Continental Innovates with Rancher and Kubernetes
Recently I got a chance to attend the Helm Summit in Portland. It was filled with amazing talks covering various topics about Helm. I attended almost all of them, and also got the opportunity to present a Lightning Talk myself. The talk was about a Helm trick/tip that I came across and found very useful, so I thought I’d share with you all as a Kubernetes Helm tutorial.
Helm lets us manage Kubernetes applications effortlessly. Helm Charts make installation and upgradation of Kubernetes applications easier. In this article, I want to focus on one out of the many benefits of using Helm: How Helm makes updating an app that uses ConfigMap very easy.
This is a sample manifest of a deployment. Let’s assume this is being used to run an app. You specify the pod template under spec.template section. Now if you want to update the app, it is a must that something from this spec.template section changes. Meaning, for a change in container image, the deployment will get updated, but not for a change in spec.replicas.
Some apps require certain configuration files and values. It’s not recommended to have these configuration values/files baked into the container image. This is so, because otherwise every time your configuration file changes, you’d have to recreate the container image. Kubernetes provides a great way of managing configuration files/values, with the ConfigMap resource.
There are 2 ways to expose ConfigMap data to a pod,
We’re going to focus on the volume mounts way of exposing ConfigMap.
I’ve created a very simple chart to use as an example to go over this. Within that chart I have the following manifest for a ConfigMap:
As you can see, the name of the ConfigMap is nginx-cm, and a file called default.conf is reading its data. This default.conf is an nginx configuration file.
Now I want to use this ConfigMap nginx-cm for my app. So I’m going to expose it via Volume Mounts in the deployment manifest for my app.
As shown in the manifest above, we need to add the ConfigMap under Volumes section, and give it a unique name (config-volume as shown in the example manifest). Then, we add this volume under volume mounts in the containers section. The volumeMounts.mountPath field is the exact location in the container where the configuration file will be made available to the container.
So using these manifests, we can have an app running that uses the content of nginx configuration file made available by the ConfigMap.
Now let’s say it’s time to change the nginx configuration file. Changes to this config file should be followed by an update to the ConfigMap too, otherwise our app that uses the ConfigMap won’t use the new content.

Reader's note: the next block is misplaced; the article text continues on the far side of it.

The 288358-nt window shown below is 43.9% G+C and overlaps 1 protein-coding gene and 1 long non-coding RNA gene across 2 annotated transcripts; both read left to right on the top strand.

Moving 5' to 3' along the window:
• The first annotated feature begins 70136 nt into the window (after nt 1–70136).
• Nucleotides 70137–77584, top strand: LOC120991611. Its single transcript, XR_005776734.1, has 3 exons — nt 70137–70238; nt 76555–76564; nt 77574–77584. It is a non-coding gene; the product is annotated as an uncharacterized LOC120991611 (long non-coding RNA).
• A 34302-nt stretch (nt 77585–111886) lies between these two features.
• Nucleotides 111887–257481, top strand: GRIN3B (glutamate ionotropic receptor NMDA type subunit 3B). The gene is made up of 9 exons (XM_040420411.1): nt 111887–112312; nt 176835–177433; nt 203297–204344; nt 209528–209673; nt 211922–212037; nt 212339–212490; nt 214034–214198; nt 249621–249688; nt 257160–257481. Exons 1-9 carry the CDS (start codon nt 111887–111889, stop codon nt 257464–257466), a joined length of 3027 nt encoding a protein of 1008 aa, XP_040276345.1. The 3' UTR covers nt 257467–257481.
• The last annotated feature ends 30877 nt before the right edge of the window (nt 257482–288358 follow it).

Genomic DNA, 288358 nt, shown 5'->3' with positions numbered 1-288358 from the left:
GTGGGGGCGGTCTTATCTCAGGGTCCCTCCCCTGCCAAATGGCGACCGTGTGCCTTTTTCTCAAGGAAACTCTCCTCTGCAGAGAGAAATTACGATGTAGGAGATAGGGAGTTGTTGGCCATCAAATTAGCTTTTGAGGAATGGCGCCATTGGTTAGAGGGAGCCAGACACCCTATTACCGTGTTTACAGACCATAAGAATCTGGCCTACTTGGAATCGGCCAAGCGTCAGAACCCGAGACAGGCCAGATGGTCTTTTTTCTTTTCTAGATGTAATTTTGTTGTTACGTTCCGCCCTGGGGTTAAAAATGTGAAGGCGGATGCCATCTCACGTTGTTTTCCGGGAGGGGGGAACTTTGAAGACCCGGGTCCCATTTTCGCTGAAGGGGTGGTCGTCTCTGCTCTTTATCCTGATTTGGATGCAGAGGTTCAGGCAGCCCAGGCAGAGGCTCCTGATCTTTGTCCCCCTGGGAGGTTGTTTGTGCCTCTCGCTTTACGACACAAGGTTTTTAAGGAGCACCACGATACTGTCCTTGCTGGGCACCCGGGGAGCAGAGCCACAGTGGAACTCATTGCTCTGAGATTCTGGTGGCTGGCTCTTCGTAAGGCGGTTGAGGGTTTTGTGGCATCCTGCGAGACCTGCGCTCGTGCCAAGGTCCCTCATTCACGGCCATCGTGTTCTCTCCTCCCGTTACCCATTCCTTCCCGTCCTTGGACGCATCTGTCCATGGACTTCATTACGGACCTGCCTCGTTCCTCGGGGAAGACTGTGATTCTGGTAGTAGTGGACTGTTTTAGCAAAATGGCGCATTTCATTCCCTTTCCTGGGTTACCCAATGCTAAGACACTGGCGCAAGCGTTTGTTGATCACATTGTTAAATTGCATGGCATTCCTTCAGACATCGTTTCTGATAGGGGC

We can for sure use the kubectl update command for updating the ConfigMap. This should be followed by an update to the deployment as well. Will kubectl update work for the deployment too?
I got this message when I tried.
This is because the deployment’s spec.template portion has not changed even after updating the ConfigMap resource. Even though the ConfigMap’s data section changed, that didn’t cause any changes in the deployment’s spec.template
One workaround for this is to delete all the pods being managed by the deployment, and then the deployment will create new pods that use the updated configMap. But I didn’t quite like this approach, as you have to delete all the pods manually. So I started looking for better solutions. That’s when I came across this Helm trick.
As you can see under annotations, you can provide path to your configmap file, and pass it to sha256 sum function. This updates the annotation section everytime the configmap file changes, thus in turn updating spec.template portion of the deployment. I found this very helpful, because your configuration file contents can keep on changing quite frequently. So because of this trick, Helm ensures that your app will keep reflecting those changes promptly.
I have created this sample Helm chart to show how this trick can be implemented.
Do check it out and hopefully you’ll find it useful for your apps too! Also feel free to add more to it, and maybe share any such Kubernetes Helm tutorials and tips/tricks that you have come across as well!
If you’re just getting started with Kubernetes, you may benefit from reading the Introduction to Kubernetes Monitoring, which will help you understand more fundamentals about Kubernetes monitoring and architecture.